Several authors have suggested that alluvial settings are important nonquantified OC sinks (Wisser et al., 2013; Hoffmann et al., 2013; Ran et al., 2014) with mechanisms of OC stabilization that can be quite complex in semiarid and subhumid areas. In these areas sediments are often redistributed and exposed to a wide range of environmental conditions (e.g., rewetting–drying cycles, high temperatures, and solar radiation) and sub-catchments with ephemeral, intermittent, and perennial fluvial courses, sometimes within the same catchment (Boix-Fayos et al., 2015). Ephemeral and intermittent fluvial courses represent more than 50 % of the global river network, being the dominant type of water course in dry climates (Datry et al., 2014). In addition, it is expected that this percentage will increase worldwide in response to climate change and increased water extraction for human use (Schewe et al., 2014) because intermittent and ephemeral rivers will suffer more severe, sustained, and more frequent droughts (De Girolamo et al., 2017; Vadher et al., 2018). Thus, understanding the OC stabilization mechanisms within these fluvial systems might have important implications for the stability of soil OC stocks as affected by soil erosion and in response to climate change. Moreover, the quantification of mineralization rates and the assessment of the stabilization mechanisms of OC induced by soil erosion, together with the identification of source materials contributing to the sediment OC dynamics within a catchment, are key to determining C budgets, to feed and develop prediction models, and to handle soil conservation strategies at catchment scales (Liu et al., 2018). From previous works, in which the importance of soil disturbance in determining the way that OC associated with sediments is transported and deposited within the catchment were highlighted (Nadeu et al., 2011; Boix-Fayos et al., 2015), new research questions arose regarding the main stabilization mechanisms of this OC during transport and in several sedimentary deposits within the catchment. To answer these questions, here we take a step further, studying in depth how OC is mobilized across the catchment using a combination of physical and chemical organic matter fractionation techniques and comparing the different sedimentary deposits with three main sediment sources (forest and agricultural upland soils, fluvial lateral banks) to determine their relevance in OC sediment transport and deposition. Furthermore, we estimate basal respiration rates of upland soils, fluvial lateral banks, sediments in transit, and the different deposits. Combining information on the OC associated with soil aggregates and mineral particles, as an indicator of OC physicochemical protection, and basal respiration rates can shed light on whether OC is being accumulated or lost by erosion at the catchment scale. The main objective of this work was to evaluate the potential of the transport and depositional areas as sources or sinks of atmospheric CO2 in a subhumid Mediterranean catchment. The specific objectives were to (i) assess the changes in aggregate size distribution and associated OC in the sediments mobilized by soil erosion processes; (ii) identify the main stabilization mechanisms of OC in eroded soils and different sedimentary deposits; and (iii) determine the potential sources of eroded OC in the sedimentary deposits through the catchment. We performed the study in a sub-catchment (111 km2) in the headwaters of the Segura catchment in southeast Spain.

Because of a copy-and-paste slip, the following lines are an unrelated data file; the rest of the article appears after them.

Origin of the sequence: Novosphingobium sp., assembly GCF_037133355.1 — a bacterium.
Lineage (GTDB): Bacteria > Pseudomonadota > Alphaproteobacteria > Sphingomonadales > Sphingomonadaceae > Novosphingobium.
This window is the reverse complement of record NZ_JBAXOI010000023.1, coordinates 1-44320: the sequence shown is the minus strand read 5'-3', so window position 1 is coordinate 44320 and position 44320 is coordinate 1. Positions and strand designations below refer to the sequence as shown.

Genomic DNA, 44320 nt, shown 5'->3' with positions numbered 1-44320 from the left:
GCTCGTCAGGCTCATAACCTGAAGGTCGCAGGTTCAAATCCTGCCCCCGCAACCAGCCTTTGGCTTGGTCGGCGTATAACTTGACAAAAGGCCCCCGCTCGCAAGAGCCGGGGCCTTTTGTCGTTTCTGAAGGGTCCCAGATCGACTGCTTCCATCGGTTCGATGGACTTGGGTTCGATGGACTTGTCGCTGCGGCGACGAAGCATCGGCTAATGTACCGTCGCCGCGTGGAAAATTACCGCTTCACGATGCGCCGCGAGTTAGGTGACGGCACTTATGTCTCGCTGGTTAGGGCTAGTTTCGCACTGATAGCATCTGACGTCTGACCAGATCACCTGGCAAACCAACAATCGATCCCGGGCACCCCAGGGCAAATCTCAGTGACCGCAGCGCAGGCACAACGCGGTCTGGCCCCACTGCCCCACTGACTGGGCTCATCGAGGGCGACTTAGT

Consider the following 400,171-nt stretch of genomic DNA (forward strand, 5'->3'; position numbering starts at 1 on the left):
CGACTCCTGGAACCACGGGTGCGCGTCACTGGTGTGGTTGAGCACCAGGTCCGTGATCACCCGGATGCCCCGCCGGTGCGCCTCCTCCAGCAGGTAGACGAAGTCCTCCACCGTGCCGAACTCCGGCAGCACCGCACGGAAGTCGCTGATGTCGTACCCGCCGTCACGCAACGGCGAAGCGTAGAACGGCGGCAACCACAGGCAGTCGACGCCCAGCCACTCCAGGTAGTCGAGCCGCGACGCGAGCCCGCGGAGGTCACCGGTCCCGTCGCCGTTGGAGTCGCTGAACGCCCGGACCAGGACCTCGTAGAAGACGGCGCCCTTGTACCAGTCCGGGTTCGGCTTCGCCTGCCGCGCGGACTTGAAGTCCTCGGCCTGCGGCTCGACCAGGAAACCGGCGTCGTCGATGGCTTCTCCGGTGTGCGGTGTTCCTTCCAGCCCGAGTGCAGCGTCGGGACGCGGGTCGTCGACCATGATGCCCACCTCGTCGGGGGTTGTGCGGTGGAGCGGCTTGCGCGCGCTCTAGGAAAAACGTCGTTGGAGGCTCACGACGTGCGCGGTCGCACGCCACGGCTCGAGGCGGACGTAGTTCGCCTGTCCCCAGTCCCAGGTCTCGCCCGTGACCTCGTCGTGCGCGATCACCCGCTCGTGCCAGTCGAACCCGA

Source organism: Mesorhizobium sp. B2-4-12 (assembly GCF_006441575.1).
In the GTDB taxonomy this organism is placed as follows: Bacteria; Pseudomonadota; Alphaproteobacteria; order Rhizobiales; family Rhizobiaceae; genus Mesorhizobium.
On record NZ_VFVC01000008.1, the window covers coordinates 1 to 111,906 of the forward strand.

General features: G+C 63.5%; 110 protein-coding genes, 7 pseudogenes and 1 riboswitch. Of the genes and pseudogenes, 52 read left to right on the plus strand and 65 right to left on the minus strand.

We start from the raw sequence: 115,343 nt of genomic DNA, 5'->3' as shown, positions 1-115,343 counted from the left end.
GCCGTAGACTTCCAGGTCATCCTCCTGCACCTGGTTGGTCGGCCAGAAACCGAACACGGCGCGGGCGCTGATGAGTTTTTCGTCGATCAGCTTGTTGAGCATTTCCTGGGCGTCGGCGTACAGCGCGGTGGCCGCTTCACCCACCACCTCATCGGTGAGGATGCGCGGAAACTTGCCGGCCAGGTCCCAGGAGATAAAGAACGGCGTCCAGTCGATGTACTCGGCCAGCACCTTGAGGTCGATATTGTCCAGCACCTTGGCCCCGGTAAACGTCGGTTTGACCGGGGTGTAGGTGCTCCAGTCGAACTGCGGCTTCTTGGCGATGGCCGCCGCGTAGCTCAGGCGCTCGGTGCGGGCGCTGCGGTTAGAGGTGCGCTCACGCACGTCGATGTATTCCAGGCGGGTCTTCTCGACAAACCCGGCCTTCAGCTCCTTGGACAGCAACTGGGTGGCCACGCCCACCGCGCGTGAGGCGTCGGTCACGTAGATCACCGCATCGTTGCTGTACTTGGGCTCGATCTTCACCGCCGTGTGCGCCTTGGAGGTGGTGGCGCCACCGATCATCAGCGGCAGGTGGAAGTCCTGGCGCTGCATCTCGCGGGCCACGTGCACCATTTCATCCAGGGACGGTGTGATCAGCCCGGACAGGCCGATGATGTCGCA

2 Methods

## 2.1 Study area